today is a comprehensive and complex endeavor.


An interdisciplinary and comprehensive university like Illinois attracts corporations that have interests beyond one
college. A central CR office can facilitate collaboration with College CR representatives, Deans & Department
Heads, etc, Advancement, etc.

Administrative units within universities are famous for being siloed,. A central campus CR office can facilitate
comprehensive and long-term approaches, where it may be difficult for a college-based CR officer to justify
spending months trying to extend existing corporate relationship to other parts of campus (this we have recently seen
with several companies working with ACES).

A yet to be published NACRO survey of ~50 top private & public research universities made in 2009-10 offers
some insights: over half of OCRs report to a Foundation or the Philanthropic body at the University. Two smaller
groups of OCR offices report to Research & to the President respectively. Other institutions report to Public
Engagement (the U of I), or have joint reporting to Research & Advancement or to the VP for University Relations.
There appear to be several good possible homes for a central CR office at Illinois. A campus-wide CR office that
emphasizes collaboration across colleges, with Advancement, Foundation relations, and external (especially
Federal) grant initiatives could serve the University well. The deciding factor should be what the best match is with
goals we set for this office in the next, three, five and ten years.

Name (optional)
   Olof Westerstahl
   As a member of the Champaign City Council I have been working with CCNet, the Illinois Green business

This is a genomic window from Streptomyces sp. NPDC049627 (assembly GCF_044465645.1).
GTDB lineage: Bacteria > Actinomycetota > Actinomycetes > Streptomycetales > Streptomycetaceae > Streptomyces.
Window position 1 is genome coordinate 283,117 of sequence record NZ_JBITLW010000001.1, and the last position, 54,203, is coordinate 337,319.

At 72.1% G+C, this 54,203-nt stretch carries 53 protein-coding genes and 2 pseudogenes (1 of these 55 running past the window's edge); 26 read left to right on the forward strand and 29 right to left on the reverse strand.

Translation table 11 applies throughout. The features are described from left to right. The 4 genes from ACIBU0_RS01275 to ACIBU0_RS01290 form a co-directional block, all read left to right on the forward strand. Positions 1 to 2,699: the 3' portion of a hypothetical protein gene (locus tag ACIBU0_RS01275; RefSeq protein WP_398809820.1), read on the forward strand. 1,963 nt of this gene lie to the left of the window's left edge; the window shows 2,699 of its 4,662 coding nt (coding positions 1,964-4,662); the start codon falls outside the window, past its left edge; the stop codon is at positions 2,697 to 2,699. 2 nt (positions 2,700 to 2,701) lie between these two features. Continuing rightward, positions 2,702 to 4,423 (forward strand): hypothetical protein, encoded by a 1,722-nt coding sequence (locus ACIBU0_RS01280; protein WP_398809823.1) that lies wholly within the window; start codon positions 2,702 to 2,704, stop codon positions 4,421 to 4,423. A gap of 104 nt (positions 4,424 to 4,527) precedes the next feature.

Association, and the Retrofit Financing Pilot project. These groups and associations provide an important link
between the community, businesses, and orgainzations that are attempting to move our Cities forward to a more
sustainable community. The Office of the Vice Chancellor for Public Engagement, which houses both the Office of
Sustainability and the Office of Corporate Relations has been integral in providing opportunities to facilitate the
forward movement our communities need. I know there are current budgetary needs that the University is facing,
but I hope that this office will continue to function at its current level. Our communities need to continue to be able
to gain momentum in the sustainability focus that we have envisioned which this office provides leadership for.
Thank you for the opportunity to share my comments.

Name (optional)
  Karen Foster
The Senate Budget Committee (SBC) reviewed the Report from the Public Engagement Project Team, and has the
following comments. The project team tackled their challenge with a considerable amount of due diligence. They
discussed the Office of the Vice Chancellor for Public Engagement (OVCPE) in terms of its basic functions:
Corporate Relations, Sustainability, Community Relations, Technology Transfer, and Economic Development.
While the project team did not provide a succinct list of recommendations, they did note that, in their opinion, these